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Tinnitus Treatment

What Is Tinnitus?

Tinnitus is a medical condition characterized by persistent ringing in one or both ears that can only be heard by the affected individual. It has also been described as whistling, hissing, buzzing, or pulsing in the ear. These sounds may come and go, but for most tinnitus sufferers, the symptoms produce a constant, maddening drone. The effects range from slight annoyance to severe disruption of everyday life. It is estimated that 13 to 15% of the population has prolonged tinnitus (greater than 5 minutes).

Causes of Tinnitus

Research continues on finding why some people have tinnitus and others do not. This will be a first solution to a cure. The most common theory on the cause of tinnitus is that it is a result of cochlear hair cell damage. Within the cochlea (the end organ of hearing) outer hair cells serve to inhibit inner hair cell function. As outer hair cell damage increases (such as with increased hearing loss) more spontaneous neural activity increases which in turn likely leads to greater perceived tinnitus.

Associated conditions may include Meniere’s Disease, middle ear problems with associated conductive hearing loss, metabolic imbalances, circulatory disturbances such as hypertension, hematologic disorders, chronic muscular contractions, head trauma, acoustic nerve lesions, infections of the inner ear, Bell’s Palsy, a malfunctioning eustachian tube, otosclerosis, drug ingestion, excessive use of alcohol, and disorders of the vertebrae. One of the most common causes of tinnitus is exposure to loud noises such as shooting, rock concerts, or chain saw use.

Tinnitus Treatments

Due to the personal and unique nature of each tinnitus condition, proper evaluation and specialized treatment is necessary. Although there isn’t a single cure for tinnitus, Sound Hearing Clinic audiologists are experienced at providing individual solutions on a case-by-case basis. After completing a hearing test, your professional may refer you to an otolaryngologist for further examination, if medical treatment is necessary.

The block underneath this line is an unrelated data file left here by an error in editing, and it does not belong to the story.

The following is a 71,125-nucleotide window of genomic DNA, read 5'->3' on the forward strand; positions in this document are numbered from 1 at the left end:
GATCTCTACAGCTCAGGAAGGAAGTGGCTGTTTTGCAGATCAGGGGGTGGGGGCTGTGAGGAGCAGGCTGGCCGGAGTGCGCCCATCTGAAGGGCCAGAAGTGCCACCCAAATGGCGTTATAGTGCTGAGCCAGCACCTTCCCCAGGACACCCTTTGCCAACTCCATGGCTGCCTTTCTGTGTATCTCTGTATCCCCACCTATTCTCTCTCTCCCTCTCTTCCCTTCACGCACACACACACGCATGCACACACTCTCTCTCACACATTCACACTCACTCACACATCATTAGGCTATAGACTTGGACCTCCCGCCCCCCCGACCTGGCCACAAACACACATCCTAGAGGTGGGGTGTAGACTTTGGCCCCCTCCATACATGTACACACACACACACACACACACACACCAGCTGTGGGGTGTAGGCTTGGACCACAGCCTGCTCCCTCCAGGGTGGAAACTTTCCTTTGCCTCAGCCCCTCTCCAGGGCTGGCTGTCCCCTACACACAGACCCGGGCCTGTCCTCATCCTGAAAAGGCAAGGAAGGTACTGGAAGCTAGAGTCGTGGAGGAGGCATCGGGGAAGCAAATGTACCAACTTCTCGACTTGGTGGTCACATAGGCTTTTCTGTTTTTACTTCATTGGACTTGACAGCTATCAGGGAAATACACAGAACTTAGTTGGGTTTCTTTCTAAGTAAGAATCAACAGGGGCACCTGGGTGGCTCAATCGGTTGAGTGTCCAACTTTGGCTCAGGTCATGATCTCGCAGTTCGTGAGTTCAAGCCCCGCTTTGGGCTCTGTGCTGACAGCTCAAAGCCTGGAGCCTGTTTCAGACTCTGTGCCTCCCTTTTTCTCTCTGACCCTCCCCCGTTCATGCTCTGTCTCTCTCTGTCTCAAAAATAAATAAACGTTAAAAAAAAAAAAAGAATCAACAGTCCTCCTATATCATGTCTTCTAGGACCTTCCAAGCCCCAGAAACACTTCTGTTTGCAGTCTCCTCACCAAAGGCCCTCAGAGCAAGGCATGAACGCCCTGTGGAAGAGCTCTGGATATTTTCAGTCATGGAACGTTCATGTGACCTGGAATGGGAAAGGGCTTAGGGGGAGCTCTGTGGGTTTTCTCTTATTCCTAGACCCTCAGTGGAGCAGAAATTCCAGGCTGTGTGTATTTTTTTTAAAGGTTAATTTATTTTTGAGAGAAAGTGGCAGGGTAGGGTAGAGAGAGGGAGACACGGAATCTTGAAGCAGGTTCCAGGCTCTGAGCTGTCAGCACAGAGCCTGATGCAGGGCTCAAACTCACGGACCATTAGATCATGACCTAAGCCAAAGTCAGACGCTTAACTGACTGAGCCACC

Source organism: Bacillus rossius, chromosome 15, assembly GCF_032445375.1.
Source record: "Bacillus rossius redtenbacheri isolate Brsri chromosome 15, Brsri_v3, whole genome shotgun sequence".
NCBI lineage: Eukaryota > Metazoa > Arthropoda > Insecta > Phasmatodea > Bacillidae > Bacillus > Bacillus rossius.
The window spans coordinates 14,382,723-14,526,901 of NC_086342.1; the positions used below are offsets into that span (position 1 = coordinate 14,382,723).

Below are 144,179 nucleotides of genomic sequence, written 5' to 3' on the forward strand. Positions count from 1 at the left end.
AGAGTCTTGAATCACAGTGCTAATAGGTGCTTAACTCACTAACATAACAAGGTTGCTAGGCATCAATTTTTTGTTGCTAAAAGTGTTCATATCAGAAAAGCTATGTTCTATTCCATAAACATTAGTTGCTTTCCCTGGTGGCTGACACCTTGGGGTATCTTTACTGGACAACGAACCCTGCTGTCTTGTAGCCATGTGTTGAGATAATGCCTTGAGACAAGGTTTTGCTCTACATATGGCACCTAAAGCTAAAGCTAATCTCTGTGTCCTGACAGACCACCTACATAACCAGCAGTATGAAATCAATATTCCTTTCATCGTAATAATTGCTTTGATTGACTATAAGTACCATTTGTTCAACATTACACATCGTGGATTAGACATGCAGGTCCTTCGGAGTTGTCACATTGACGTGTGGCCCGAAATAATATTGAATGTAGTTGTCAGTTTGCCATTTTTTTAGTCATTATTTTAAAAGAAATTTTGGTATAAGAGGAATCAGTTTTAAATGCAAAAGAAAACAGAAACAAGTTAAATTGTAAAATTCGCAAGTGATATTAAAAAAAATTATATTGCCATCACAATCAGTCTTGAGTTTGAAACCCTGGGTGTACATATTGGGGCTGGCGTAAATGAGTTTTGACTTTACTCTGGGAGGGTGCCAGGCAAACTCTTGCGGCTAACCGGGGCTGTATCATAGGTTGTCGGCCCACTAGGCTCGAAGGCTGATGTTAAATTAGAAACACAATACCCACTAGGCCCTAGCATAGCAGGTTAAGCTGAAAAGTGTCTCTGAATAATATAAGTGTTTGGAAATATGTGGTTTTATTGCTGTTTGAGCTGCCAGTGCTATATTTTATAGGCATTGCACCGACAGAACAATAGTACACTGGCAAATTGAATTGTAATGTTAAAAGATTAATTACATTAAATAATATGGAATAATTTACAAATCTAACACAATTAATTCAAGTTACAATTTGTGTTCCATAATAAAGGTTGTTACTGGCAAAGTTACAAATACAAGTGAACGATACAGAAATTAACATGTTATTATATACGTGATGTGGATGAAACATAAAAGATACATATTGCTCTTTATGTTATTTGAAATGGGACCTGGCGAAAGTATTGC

In many cases, the distressing combination of tinnitus and hearing loss can be relieved with hearing aids. Specially engineered hearing aids are now available, and they can restore ambient sounds and help fill Sound Voids™ to eliminate the effects of tinnitus.

Our audiologists will also evaluate other treatment options with you, including Tinnitus Retraining Therapy (TRT). TRT combines low-level, steady background sounds played through a device with concurrent counseling. It is an involved process that can take several months to reduce the effects of tinnitus.

If you are experiencing the symptoms of tinnitus, please visit us for a consultation.

Frequently Asked Questions

Current research by neurologists suggests that altering certain areas of the brain that respond to sound — or a lack thereof — may provide relief.

Experiments to regrow broken hair cells have also been performed. Regrowth of hair cells means that hearing is restored, which prevents the brain from attempting to fill the void left by a lack of hair cells, ultimately ending tinnitus.

Both theories are likely years away from clinical trials, which means a greater period of time until any possible cure hits the market. Curing tinnitus may be possible, but likely not in the near future.
No. Tinnitus is a symptom of any number of conditions, including hearing loss.
Rarely. There is a form of tinnitus referred to as “objective tinnitus” that your doctor can hear. This is typically the result of a blood vessel problem, an inner ear bone condition, or muscle contractions.
In our daily lives, sounds around us typically mask tinnitus to some degree. At night, when things are quiet, there’s less noise and fewer mental distractions. If your tinnitus is stress-related, it’s also possible that the cumulative stress of your day has made your symptoms worse.
Almost all of the “surefire” remedies for tinnitus found on the Internet are based on junk science, case studies, or no real evidence at all. But there are some things you can try to help lessen symptoms, including:

Limiting exposure to loud noises
Lowering your blood pressure
Ingesting less salt
Limiting exposure to alcohol